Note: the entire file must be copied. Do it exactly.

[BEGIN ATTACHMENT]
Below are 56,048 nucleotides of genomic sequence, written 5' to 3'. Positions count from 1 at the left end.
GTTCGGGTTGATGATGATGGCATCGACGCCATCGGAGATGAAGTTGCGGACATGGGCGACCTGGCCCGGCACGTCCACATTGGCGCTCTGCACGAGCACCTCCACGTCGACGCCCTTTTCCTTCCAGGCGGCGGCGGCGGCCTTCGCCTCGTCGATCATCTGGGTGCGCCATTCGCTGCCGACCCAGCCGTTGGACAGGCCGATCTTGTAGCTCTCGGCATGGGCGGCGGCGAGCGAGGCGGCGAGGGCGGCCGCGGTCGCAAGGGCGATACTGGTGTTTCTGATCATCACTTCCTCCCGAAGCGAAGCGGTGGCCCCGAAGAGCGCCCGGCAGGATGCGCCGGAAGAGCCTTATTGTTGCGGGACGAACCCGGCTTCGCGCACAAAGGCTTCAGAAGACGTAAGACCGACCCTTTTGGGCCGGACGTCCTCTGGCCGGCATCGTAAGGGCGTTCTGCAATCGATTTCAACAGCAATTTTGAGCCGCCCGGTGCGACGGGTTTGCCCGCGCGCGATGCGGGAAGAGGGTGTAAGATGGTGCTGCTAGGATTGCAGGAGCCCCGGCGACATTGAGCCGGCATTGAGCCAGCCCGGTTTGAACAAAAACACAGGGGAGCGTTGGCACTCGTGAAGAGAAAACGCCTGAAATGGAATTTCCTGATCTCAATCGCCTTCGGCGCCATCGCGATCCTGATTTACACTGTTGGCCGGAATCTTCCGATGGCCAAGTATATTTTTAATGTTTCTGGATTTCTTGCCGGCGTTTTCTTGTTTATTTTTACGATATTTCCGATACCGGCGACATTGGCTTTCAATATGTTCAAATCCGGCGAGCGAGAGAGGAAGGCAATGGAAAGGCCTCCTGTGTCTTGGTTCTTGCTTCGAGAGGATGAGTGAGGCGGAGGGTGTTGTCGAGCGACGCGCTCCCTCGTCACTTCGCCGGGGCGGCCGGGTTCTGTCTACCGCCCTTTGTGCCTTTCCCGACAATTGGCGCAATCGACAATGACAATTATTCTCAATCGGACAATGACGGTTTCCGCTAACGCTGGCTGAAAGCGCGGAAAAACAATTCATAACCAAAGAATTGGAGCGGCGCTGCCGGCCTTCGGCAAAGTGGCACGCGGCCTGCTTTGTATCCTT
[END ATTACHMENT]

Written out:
Below are 56,048 nucleotides of genomic sequence, written 5' to 3'. Positions count from 1 at the left end.
GTTCGGGTTGATGATGATGGCATCGACGCCATCGGAGATGAAGTTGCGGACATGGGCGACCTGGCCCGGCACGTCCACATTGGCGCTCTGCACGAGCACCTCCACGTCGACGCCCTTTTCCTTCCAGGCGGCGGCGGCGGCCTTCGCCTCGTCGATCATCTGGGTGCGCCATTCGCTGCCGACCCAGCCGTTGGACAGGCCGATCTTGTAGCTCTCGGCATGGGCGGCGGCGAGCGAGGCGGCGAGGGCGGCCGCGGTCGCAAGGGCGATACTGGTGTTTCTGATCATCACTTCCTCCCGAAGCGAAGCGGTGGCCCCGAAGAGCGCCCGGCAGGATGCGCCGGAAGAGCCTTATTGTTGCGGGACGAACCCGGCTTCGCGCACAAAGGCTTCAGAAGACGTAAGACCGACCCTTTTGGGCCGGACGTCCTCTGGCCGGCATCGTAAGGGCGTTCTGCAATCGATTTCAACAGCAATTTTGAGCCGCCCGGTGCGACGGGTTTGCCCGCGCGCGATGCGGGAAGAGGGTGTAAGATGGTGCTGCTAGGATTGCAGGAGCCCCGGCGACATTGAGCCGGCATTGAGCCAGCCCGGTTTGAACAAAAACACAGGGGAGCGTTGGCACTCGTGAAGAGAAAACGCCTGAAATGGAATTTCCTGATCTCAATCGCCTTCGGCGCCATCGCGATCCTGATTTACACTGTTGGCCGGAATCTTCCGATGGCCAAGTATATTTTTAATGTTTCTGGATTTCTTGCCGGCGTTTTCTTGTTTATTTTTACGATATTTCCGATACCGGCGACATTGGCTTTCAATATGTTCAAATCCGGCGAGCGAGAGAGGAAGGCAATGGAAAGGCCTCCTGTGTCTTGGTTCTTGCTTCGAGAGGATGAGTGAGGCGGAGGGTGTTGTCGAGCGACGCGCTCCCTCGTCACTTCGCCGGGGCGGCCGGGTTCTGTCTACCGCCCTTTGTGCCTTTCCCGACAATTGGCGCAATCGACAATGACAATTATTCTCAATCGGACAATGACGGTTTCCGCTAACGCTGGCTGAAAGCGCGGAAAAACAATTCATAACCAAAGAATTGGAGCGGCGCTGCCGGCCTTCGGCAAAGTGGCACGCGGCCTGCTTTGTATCCTT